The Fed: No Longer Patient, But Also Not Impatient

The FOMC concluded a two-day policy meeting with a statement that included an updated summary of interest rate and economic projections and a press conference by Fed Chair Yellen. The series of events was characterized by economists and market participants as “dovish,” because the Fed indicated that ultra-loose monetary policies may be in place for longer than the market expected. While the Fed removed the word “patient” from their statement as it relates to the first rise in interest rates, Yellen made it clear that the Fed is not growing impatient to raise rates, and that the FOMC will continue to evaluate incoming economic data before making a decision. The biggest news from our perspective was not the statement or press conference, but the chart showing where FOMC members expect interest rates to be over the coming years. The median expectation for rates at the end of 2015 fell 41 bps to 0.74%, 2016 fell 68 bps to 1.89% and 2017 fell 38 bps to 3.2%. These median rate expectations are closer to the market expectation of future rate levels and serve as a good reminder that the Fed’s projections are sometimes “hopes” rather than “expectations.”  The Fed mentioned that inflation is a concern, and because there are few apparent inflationary pressures building, we agree. They also expressed concern over the strong dollar and its impact not only on inflation, but also on economic growth. All of this information offers us reassurance that 2015 may be another good year for bond investors, and we are positioning our portfolios accordingly.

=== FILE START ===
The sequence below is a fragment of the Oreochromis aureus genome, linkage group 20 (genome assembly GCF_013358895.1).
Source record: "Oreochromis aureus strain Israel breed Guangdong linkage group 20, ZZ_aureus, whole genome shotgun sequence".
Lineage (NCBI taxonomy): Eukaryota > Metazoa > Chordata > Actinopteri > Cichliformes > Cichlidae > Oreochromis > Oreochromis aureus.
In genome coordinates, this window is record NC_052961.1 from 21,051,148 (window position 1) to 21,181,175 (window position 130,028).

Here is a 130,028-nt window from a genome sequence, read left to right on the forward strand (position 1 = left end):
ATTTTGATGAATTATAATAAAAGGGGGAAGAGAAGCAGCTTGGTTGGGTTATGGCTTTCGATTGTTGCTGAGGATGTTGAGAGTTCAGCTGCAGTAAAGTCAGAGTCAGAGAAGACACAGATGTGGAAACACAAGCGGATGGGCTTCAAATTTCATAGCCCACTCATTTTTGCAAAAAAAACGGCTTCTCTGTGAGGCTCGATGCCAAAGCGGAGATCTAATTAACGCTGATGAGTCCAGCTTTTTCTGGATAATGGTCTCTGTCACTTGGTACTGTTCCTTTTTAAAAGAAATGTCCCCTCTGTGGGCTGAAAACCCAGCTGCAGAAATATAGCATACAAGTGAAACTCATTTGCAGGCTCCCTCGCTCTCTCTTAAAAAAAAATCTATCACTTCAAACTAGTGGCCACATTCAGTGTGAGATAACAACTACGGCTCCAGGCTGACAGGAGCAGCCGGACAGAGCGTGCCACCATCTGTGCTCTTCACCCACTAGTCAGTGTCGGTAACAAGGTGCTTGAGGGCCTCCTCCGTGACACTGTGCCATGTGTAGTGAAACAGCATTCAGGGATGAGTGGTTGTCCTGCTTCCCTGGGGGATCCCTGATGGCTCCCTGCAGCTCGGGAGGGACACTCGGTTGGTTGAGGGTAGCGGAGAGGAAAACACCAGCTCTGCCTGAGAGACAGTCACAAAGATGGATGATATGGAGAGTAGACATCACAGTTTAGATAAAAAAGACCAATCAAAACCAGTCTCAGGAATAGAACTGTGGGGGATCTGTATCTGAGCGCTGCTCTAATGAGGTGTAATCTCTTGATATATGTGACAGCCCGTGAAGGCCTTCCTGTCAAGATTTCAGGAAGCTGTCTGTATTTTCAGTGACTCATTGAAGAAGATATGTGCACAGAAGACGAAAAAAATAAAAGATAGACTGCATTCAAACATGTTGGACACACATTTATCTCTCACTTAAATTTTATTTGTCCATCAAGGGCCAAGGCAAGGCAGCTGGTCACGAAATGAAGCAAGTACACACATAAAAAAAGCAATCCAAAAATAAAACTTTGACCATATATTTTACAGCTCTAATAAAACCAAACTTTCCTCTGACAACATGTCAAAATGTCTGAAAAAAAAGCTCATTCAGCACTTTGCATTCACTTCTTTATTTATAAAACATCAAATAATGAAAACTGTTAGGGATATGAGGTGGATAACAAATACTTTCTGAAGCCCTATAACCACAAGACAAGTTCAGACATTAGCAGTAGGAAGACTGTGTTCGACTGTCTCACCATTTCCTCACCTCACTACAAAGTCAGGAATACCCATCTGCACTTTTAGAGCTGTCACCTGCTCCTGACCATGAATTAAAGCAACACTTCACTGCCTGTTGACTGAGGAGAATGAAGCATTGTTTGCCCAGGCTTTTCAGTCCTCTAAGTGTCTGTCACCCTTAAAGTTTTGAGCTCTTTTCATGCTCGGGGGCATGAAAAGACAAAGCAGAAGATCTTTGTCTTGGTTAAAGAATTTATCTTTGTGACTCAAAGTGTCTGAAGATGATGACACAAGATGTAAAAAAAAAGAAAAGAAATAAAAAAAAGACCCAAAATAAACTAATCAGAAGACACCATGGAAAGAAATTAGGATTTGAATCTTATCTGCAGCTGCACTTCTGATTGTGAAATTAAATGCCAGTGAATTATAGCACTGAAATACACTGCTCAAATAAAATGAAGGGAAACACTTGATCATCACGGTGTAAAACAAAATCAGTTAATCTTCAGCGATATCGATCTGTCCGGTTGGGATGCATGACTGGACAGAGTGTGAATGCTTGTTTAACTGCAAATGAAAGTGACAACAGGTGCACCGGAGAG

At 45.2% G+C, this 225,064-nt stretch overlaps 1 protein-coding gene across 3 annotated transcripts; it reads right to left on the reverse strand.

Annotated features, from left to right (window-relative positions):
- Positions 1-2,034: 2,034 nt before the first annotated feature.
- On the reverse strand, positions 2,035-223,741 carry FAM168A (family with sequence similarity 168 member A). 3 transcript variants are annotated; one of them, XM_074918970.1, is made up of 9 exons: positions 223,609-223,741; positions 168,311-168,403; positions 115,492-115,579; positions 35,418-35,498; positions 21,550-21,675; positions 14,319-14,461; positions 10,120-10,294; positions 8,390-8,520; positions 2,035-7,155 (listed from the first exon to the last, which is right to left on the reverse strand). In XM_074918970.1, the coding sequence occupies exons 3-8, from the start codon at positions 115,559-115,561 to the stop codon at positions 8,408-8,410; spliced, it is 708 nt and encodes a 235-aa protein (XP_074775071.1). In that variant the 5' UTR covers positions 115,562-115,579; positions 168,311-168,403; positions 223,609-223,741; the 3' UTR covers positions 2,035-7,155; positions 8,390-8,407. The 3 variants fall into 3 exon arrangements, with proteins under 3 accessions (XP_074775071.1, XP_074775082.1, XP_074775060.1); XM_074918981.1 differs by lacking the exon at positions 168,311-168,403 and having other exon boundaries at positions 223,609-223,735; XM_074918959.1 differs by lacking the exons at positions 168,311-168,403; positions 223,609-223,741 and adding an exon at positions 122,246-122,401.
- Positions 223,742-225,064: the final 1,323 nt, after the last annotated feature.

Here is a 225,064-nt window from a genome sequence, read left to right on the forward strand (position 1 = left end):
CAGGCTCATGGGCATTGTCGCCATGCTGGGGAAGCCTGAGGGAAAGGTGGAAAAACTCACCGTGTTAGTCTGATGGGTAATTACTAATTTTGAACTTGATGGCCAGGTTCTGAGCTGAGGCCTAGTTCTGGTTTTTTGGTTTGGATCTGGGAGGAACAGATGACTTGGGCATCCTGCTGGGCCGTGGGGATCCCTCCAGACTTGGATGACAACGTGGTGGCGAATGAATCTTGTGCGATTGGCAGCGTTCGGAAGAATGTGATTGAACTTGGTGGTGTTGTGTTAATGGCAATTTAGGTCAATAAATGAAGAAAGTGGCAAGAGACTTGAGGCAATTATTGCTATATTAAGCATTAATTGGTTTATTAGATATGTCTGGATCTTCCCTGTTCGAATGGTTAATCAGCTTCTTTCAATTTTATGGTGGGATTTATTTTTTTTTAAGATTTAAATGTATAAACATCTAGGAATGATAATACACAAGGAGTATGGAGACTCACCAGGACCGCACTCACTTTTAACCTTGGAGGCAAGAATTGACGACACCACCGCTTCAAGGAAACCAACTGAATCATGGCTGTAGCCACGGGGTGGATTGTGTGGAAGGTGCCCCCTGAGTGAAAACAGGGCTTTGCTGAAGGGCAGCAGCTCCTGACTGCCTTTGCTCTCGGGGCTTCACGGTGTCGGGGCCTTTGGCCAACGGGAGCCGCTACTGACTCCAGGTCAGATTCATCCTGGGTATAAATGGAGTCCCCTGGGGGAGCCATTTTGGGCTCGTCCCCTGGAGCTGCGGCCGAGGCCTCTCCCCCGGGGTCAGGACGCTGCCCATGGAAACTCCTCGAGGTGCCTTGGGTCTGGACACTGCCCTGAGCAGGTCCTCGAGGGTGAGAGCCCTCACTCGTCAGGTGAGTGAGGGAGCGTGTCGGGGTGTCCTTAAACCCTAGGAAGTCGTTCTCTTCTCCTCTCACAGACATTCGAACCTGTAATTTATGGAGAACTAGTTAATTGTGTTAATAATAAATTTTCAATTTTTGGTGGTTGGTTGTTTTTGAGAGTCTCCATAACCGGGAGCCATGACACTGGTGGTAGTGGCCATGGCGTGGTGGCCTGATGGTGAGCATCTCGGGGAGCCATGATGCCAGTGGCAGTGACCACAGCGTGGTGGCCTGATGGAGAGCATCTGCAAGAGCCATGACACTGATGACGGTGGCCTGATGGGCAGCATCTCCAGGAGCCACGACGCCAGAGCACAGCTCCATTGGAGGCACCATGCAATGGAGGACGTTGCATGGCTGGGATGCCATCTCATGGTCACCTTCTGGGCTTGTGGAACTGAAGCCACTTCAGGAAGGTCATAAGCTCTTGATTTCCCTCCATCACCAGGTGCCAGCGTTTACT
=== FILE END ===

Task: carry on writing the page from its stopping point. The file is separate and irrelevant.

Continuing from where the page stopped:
Sources: Federal Reserve, RBS